After the small but numerous ziplines in the Treetop Adventure Course, it’s time to try out one of the longest ziplines in the world, and the largest in North America, the Sasquatch. This is a line run by the Ziptrek tour company, easily identified by their bright orange banners and stands around Whistler. They run several tours, including eco tours, but their crown jewel is the 2km+ zipline that runs from Blackcomb all the way to Whistler mountain. At its highest, over 600ft in the air, and can boast speeds over 100km/h. It’s normally $119, but as a Whistler Blackcomb employee, I get it for $60.
I’m going in the early morning, so show up at 10 at Upper Village to get weighed and sign the waiver. I also have the option of renting a GoPro for the trip, but decided to forgo it. Once everyone’s arrived and signed in, we head up the chairlift to the change station where the cargo container Ziptrek use is stationed in order to get our gear. I pass this thing every single day for work, so it’s kind of a novelty to finally be standing in it.
Once we’ve got our gear sorted, it’s into the van and up the service roads, first going upwards some distances before turning off and heading down again, finally getting out and wandering to a wooden stand in the middle of the mountain forest. In front of us is the valley, and two metal wires stretching out further than we can see.
We’re the first group of the day, so one of the guides heads out first to make sure the everything’s set up at the other side, and then it’s time for us to head out.
There’s two wires, so I end up heading off as part of the third couple, paired with a German girl. The stand is a good 20 feet in the air, and you have to walk down some steps floating in the air before jumping off, so you can imagine my reluctance. Having another girl do it at the same time was a huge relief. We counted to three, and threw ourselves off.
This isn’t quite like the canyon swing in that it isn’t as fast, but otherwise it’s very similar – you’re just speeding forwards on a slight incline rather than straight down, and it’s still VERY fast. The wind shear you get is crazy – I tried to do the superman pose like I’d seen our guide do and just got blown around. The zipline has handles that will help you stay facing forward, but honestly, I only used them a few times. It was far too much fun to try different positions while flying over the river.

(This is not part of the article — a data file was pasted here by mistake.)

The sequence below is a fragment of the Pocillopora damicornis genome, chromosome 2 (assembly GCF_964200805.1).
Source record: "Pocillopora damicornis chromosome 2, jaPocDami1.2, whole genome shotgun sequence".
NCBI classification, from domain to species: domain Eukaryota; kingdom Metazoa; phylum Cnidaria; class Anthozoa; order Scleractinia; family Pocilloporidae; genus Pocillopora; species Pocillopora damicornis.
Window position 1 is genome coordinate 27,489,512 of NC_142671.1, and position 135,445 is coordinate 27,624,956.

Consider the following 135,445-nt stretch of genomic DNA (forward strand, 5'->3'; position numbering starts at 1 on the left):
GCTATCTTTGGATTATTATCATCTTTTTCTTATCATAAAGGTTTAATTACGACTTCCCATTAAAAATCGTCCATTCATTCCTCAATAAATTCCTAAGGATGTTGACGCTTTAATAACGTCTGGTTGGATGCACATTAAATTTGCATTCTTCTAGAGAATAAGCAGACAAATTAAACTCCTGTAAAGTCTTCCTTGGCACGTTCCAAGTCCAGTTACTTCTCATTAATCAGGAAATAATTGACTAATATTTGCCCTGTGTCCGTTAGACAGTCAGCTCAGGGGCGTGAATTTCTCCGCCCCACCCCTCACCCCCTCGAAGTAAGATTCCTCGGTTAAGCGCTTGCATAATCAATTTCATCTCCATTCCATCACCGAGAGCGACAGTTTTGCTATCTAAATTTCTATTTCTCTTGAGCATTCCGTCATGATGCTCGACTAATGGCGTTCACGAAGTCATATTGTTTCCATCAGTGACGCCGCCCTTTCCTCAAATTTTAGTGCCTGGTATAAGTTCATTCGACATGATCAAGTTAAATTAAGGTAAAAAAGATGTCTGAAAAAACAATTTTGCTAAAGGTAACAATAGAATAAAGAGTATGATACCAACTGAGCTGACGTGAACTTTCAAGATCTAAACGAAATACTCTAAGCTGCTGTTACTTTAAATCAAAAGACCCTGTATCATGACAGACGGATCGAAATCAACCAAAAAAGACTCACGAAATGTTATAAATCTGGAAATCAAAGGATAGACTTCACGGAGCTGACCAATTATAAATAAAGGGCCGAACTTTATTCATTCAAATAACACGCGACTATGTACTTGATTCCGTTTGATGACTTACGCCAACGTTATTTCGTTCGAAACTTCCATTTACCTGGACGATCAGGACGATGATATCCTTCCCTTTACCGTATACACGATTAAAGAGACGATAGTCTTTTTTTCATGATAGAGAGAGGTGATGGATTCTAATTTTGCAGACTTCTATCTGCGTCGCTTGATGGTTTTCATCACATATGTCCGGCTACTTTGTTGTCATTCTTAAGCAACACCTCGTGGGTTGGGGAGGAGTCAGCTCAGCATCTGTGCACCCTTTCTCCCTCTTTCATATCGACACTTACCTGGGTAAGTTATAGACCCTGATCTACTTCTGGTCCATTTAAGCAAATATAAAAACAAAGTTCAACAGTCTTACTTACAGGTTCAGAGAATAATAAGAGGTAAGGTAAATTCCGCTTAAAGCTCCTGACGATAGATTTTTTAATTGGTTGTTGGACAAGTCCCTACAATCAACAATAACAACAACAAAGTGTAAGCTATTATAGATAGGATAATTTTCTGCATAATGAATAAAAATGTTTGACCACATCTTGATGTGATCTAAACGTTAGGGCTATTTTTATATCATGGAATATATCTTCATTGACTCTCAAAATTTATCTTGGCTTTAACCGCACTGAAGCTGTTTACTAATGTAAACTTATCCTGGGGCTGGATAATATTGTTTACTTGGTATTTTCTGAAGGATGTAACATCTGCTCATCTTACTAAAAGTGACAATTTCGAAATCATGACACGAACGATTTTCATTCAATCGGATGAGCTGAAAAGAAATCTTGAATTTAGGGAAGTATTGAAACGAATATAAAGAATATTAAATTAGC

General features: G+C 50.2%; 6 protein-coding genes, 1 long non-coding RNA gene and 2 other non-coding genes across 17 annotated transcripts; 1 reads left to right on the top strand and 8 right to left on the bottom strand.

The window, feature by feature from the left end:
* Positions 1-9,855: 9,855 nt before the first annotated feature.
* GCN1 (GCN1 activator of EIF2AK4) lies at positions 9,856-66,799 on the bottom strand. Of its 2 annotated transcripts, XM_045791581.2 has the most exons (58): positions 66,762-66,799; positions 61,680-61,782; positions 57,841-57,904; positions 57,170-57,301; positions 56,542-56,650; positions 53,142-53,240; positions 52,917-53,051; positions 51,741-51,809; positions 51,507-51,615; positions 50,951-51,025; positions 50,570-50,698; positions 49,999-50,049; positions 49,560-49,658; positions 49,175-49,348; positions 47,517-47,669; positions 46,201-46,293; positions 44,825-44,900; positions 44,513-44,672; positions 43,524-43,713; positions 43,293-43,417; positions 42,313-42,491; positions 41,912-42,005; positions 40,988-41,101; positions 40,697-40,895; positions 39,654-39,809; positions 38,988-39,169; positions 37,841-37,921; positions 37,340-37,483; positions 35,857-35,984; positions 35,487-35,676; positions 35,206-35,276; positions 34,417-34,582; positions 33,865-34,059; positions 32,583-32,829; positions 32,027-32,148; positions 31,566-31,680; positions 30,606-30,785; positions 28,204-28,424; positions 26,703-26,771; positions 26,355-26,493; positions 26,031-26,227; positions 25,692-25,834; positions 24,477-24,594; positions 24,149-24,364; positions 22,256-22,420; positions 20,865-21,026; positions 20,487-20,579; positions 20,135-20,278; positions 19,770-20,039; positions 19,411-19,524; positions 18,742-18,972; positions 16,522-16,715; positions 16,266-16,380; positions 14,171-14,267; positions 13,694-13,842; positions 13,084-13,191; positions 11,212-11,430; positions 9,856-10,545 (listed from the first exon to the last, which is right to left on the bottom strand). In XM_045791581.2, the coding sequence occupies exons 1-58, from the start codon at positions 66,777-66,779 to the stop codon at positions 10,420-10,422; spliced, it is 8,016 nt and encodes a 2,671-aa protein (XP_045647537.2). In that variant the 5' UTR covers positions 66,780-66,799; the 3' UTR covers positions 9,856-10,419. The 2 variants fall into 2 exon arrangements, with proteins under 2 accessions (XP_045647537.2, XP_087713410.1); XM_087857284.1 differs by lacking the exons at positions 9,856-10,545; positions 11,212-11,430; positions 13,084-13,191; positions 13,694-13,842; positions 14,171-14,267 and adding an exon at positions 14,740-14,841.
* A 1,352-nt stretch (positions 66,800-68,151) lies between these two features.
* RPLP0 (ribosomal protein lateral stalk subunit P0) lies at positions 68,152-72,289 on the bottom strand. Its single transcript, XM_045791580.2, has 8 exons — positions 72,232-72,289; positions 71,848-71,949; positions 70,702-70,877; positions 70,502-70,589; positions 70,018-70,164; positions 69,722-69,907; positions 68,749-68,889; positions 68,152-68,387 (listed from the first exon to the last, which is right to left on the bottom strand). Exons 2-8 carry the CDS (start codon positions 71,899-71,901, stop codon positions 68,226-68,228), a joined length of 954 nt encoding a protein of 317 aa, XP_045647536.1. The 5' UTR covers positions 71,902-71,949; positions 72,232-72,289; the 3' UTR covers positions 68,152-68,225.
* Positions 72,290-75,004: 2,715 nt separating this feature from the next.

It takes at least 2 minutes to make your way over, and when you finally get close to the landing station, you get jerked by the brakes provided when you fly through a giant white square. Good thing too, or landing would be painful considering the speeds you can get. You don’t quite register it until you see the other people flying down, and just how much speed gets cut when they run through the square too.
Once we’re all down, we’re taken on a short walk to Whistler’s changing station, involving some dangerous running over active bike trails before reaching the gondola and heading back down. Our gear gets handed in at the orange Ziptrek building in the bike park area, and we’re released for the day. I’m tempted to try hiring a bike, but honestly, it’s been an expensive couple of days thanks to my ziplining adventures, so probably best I save my cash.
Especially since next week will see me heading to an anime convention and I need every penny I can get…